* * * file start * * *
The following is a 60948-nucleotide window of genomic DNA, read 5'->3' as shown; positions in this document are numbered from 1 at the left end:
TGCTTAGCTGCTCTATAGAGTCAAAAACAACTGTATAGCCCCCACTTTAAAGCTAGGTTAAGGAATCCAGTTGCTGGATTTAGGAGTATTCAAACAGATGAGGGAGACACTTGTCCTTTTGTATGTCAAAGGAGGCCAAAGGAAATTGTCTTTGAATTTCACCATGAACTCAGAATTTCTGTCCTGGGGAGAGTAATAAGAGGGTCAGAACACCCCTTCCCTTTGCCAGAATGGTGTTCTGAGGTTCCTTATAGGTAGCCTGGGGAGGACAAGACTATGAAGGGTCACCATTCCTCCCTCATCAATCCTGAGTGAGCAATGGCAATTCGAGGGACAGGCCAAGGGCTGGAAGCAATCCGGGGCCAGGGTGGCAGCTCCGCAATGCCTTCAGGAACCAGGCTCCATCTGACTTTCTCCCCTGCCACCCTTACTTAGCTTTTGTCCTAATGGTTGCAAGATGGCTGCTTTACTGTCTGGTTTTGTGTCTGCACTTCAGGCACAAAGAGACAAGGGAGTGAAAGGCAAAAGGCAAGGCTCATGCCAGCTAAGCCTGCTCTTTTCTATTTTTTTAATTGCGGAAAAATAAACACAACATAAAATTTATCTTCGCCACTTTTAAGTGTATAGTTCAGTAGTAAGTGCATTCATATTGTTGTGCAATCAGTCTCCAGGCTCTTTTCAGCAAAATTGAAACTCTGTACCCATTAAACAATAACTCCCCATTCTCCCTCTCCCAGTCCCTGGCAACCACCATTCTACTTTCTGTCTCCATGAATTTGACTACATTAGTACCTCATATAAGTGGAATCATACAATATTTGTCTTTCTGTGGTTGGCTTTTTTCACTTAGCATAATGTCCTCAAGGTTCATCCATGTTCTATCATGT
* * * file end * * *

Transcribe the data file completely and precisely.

The following is a 60948-nucleotide window of genomic DNA, read 5'->3' as shown; positions in this document are numbered from 1 at the left end:
TGCTTAGCTGCTCTATAGAGTCAAAAACAACTGTATAGCCCCCACTTTAAAGCTAGGTTAAGGAATCCAGTTGCTGGATTTAGGAGTATTCAAACAGATGAGGGAGACACTTGTCCTTTTGTATGTCAAAGGAGGCCAAAGGAAATTGTCTTTGAATTTCACCATGAACTCAGAATTTCTGTCCTGGGGAGAGTAATAAGAGGGTCAGAACACCCCTTCCCTTTGCCAGAATGGTGTTCTGAGGTTCCTTATAGGTAGCCTGGGGAGGACAAGACTATGAAGGGTCACCATTCCTCCCTCATCAATCCTGAGTGAGCAATGGCAATTCGAGGGACAGGCCAAGGGCTGGAAGCAATCCGGGGCCAGGGTGGCAGCTCCGCAATGCCTTCAGGAACCAGGCTCCATCTGACTTTCTCCCCTGCCACCCTTACTTAGCTTTTGTCCTAATGGTTGCAAGATGGCTGCTTTACTGTCTGGTTTTGTGTCTGCACTTCAGGCACAAAGAGACAAGGGAGTGAAAGGCAAAAGGCAAGGCTCATGCCAGCTAAGCCTGCTCTTTTCTATTTTTTTAATTGCGGAAAAATAAACACAACATAAAATTTATCTTCGCCACTTTTAAGTGTATAGTTCAGTAGTAAGTGCATTCATATTGTTGTGCAATCAGTCTCCAGGCTCTTTTCAGCAAAATTGAAACTCTGTACCCATTAAACAATAACTCCCCATTCTCCCTCTCCCAGTCCCTGGCAACCACCATTCTACTTTCTGTCTCCATGAATTTGACTACATTAGTACCTCATATAAGTGGAATCATACAATATTTGTCTTTCTGTGGTTGGCTTTTTTCACTTAGCATAATGTCCTCAAGGTTCATCCATGTTCTATCATGT